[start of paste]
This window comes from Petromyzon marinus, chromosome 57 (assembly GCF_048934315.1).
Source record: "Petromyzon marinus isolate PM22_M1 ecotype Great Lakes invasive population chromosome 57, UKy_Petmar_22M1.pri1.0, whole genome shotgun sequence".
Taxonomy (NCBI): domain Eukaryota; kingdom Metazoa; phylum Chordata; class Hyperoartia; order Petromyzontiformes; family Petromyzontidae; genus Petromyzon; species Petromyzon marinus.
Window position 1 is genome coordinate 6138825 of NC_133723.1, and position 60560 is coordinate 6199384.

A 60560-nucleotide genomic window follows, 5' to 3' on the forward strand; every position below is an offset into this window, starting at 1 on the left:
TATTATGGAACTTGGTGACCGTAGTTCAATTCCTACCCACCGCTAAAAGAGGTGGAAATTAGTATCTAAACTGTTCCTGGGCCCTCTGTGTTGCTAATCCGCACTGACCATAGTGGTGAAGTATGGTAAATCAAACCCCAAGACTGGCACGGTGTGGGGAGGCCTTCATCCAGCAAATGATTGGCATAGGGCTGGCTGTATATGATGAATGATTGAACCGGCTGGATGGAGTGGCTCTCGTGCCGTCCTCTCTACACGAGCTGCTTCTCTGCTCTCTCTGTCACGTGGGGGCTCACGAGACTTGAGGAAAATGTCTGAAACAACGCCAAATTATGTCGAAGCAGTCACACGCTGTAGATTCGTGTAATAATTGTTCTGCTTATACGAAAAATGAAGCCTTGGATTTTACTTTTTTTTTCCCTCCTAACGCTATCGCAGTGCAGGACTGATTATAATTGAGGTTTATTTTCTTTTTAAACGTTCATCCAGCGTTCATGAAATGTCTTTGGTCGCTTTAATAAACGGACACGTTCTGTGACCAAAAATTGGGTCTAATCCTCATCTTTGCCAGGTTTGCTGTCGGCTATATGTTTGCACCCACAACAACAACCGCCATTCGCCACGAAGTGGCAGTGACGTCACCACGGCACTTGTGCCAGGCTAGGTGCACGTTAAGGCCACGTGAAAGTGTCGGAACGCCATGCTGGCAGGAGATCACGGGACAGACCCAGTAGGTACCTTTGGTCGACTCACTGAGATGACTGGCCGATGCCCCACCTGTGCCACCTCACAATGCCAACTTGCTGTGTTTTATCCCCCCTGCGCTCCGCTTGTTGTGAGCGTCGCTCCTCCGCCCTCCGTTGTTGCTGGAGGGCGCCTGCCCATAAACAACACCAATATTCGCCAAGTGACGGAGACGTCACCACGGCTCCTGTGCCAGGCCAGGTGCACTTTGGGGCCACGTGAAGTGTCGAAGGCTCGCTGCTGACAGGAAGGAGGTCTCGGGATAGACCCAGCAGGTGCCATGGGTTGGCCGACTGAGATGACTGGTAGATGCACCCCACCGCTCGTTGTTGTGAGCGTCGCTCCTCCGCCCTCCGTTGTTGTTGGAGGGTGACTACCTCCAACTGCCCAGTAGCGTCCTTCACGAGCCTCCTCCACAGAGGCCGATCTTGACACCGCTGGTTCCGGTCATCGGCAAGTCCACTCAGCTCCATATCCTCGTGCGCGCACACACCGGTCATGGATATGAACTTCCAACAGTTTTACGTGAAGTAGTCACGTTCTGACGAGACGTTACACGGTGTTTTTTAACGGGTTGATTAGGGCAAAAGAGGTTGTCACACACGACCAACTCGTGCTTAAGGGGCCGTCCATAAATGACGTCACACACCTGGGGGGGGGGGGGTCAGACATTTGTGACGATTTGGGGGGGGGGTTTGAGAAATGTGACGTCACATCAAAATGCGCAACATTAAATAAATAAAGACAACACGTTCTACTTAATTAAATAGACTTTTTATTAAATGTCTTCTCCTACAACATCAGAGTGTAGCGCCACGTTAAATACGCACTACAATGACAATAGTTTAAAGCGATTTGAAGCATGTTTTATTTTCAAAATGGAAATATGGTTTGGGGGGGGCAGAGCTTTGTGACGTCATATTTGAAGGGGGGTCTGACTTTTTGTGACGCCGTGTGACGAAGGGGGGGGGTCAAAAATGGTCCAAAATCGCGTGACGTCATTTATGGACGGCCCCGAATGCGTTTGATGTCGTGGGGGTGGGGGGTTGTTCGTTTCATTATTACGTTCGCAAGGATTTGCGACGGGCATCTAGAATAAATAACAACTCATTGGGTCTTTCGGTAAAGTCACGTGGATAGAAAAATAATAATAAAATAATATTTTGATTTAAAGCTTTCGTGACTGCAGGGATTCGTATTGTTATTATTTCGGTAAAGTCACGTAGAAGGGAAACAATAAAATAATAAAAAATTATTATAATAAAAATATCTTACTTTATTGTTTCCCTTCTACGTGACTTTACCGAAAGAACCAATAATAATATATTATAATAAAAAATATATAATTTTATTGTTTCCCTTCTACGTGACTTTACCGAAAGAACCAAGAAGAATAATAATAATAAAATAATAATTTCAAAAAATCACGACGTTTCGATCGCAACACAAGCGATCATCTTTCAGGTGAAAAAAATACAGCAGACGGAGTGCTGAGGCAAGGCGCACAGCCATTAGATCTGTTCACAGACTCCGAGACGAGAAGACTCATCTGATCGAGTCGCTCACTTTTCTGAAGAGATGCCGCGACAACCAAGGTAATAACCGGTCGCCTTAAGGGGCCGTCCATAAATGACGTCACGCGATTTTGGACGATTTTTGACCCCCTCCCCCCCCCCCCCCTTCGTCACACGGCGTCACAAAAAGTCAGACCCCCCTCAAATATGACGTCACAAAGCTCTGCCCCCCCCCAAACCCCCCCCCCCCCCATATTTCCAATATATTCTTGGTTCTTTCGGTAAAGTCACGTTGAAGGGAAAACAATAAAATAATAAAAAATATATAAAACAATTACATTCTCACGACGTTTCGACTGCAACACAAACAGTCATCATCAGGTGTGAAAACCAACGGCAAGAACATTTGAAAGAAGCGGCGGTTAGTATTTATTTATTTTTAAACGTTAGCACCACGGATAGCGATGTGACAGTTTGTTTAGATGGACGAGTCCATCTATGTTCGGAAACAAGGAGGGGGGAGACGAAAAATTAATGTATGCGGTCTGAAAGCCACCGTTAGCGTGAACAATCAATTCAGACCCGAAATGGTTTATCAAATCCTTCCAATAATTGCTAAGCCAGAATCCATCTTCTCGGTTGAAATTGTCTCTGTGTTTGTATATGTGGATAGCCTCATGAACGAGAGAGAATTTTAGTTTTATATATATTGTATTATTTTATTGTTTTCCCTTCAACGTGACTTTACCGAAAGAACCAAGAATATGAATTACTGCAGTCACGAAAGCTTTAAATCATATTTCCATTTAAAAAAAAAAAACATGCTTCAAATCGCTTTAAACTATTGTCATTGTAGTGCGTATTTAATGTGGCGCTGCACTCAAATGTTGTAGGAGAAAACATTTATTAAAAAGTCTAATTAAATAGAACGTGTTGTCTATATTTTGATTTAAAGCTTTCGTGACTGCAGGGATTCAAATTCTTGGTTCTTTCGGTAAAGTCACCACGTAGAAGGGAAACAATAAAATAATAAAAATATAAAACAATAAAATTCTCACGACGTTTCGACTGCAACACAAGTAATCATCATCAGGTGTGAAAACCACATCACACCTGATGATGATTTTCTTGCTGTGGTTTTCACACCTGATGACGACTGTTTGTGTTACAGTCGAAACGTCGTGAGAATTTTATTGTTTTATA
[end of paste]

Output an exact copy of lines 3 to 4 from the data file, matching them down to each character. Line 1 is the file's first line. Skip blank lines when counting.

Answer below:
Taxonomy (NCBI): domain Eukaryota; kingdom Metazoa; phylum Chordata; class Hyperoartia; order Petromyzontiformes; family Petromyzontidae; genus Petromyzon; species Petromyzon marinus.
Window position 1 is genome coordinate 6138825 of NC_133723.1, and position 60560 is coordinate 6199384.